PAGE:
The recession is indeed pushing more companies to adopt SaaS. "Just as people are looking for rented accommodation instead of buying houses during recession, companies find it more practical to go in for a hosted solution," Sushant Dwivedy, director of business solutions at Microsoft India, told ZDNet Asia in a phone interview.

Dwivedy noted that the cost differential is akin to that between renting and buying a house. "The cost of a hosted solution is typically in the range of 3 to 5 percent of the total cost of a licensed solution," he said.

Microsoft touts its own SaaS strategy, dubbed "software plus services", which Dwivedy described as a combination of hosted and on-premise software delivered via a multitude of devices. The software giant is focusing its SaaS play on the small and midsize business (SMB) sector, targeting industry clusters in India, and is beefing up its partner ecosystem.

Supporting new entrepreneurs
In addition to helping SMBs better cope with the recession, SaaS is also aiding new business startups.

Knott said: "Cloud computing is enabling a new class of entrepreneurs. They don't need to build offices, distribution centers, data centers or infrastructure of any kind--everything is managed in the cloud."

According to Knott, the cloud computing model becomes more important for India due to the sheer number of SMBs in the country, which currently clocks at 35 million. "They are all looking for easy to use, reliable and scalable applications that enable good business growth," he said.

Structural Waterproofing Company (SWC), for example, is using Microsoft Dynamics ERP application, supported by IT services provider Tech Mahindra. "We saw several benefits of SaaS," Tushar Bhattacharya, SWC's deputy general manager of finance, told ZDNet Asia in a phone interview.

"Thanks to the SaaS solution, we are able to focus on our core business and run it in a profitable way," Bhattacharya added. The Kolkata-headquartered company manufactures a range of components for the construction industry.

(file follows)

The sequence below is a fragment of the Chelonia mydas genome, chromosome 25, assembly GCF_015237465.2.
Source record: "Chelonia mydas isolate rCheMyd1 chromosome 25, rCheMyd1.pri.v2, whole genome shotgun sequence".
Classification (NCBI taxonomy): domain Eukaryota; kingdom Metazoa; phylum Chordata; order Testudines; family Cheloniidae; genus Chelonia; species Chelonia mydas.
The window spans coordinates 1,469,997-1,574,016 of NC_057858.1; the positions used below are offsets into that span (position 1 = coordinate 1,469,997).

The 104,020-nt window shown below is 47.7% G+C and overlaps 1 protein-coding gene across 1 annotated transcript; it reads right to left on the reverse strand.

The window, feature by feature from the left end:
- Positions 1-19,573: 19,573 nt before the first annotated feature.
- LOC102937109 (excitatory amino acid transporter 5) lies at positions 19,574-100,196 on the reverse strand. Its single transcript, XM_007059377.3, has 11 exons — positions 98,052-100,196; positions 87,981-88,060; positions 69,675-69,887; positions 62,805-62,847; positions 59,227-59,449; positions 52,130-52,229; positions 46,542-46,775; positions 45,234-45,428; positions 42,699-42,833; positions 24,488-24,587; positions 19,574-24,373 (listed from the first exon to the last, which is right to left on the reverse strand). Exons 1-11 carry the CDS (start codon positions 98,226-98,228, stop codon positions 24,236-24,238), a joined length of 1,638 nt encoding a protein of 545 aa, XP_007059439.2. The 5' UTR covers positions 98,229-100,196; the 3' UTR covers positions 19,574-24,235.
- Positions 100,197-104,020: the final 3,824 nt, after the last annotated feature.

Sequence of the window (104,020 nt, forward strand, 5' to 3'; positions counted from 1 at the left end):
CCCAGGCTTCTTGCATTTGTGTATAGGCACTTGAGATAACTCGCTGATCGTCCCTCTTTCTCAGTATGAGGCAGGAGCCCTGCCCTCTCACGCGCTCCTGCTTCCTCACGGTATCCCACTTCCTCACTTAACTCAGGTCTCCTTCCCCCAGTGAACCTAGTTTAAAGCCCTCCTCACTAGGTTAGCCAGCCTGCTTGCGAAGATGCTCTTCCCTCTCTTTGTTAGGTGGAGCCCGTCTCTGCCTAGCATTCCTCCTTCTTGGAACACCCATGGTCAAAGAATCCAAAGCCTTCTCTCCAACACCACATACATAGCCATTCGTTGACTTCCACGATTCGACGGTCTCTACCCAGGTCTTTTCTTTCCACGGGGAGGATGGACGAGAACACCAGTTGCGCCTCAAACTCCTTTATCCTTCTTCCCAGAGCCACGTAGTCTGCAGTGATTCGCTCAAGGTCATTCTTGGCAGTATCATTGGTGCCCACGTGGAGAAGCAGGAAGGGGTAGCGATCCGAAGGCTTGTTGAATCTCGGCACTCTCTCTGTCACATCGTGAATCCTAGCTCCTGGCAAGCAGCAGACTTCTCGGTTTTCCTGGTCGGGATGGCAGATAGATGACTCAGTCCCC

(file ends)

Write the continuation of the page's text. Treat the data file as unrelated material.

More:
According to Springboard, companies have indicated they are satisfied with the SaaS tools, given their lower costs and ease of use. "Our survey found satisfaction rate amongst adopters at a high of 7.5 on a 10 point scale, where 10 is the highest and 1 is the lowest," Balaka Baruah Aggarwal, the research firm's senior manager of emerging services, told ZDNet Asia in an e-mail.

The enthusiasm for SaaS is expected to continue, despite the general belief that cloud-based services are not secure and companies are hesitant to put up mission-critical data on hosted servers.

However, data security and safety concerns are no longer seen as deterrents to SaaS.

According to Springboard's Baruah Aggarwal, SaaS players give high priority to addressing security and privacy issues as their business model depends on these fundamentals.

"Vendors ensure high security infrastructure where SaaS applications are hosted," she said, adding that security is "not a significant barrier" to SaaS adoption. She noted that only 4 percent of respondents in a Springboard survey who had no plans to adopt SaaS, highlighted security as an issue.

Knott of Salesforce.com said security concerns are one of the biggest misconceptions of cloud computing. "One of the major benefits of security in a multi-tenant cloud is that all customers benefit from the same rigorous security standards," he added.

Swati Prasad is a freelance IT writer based in India.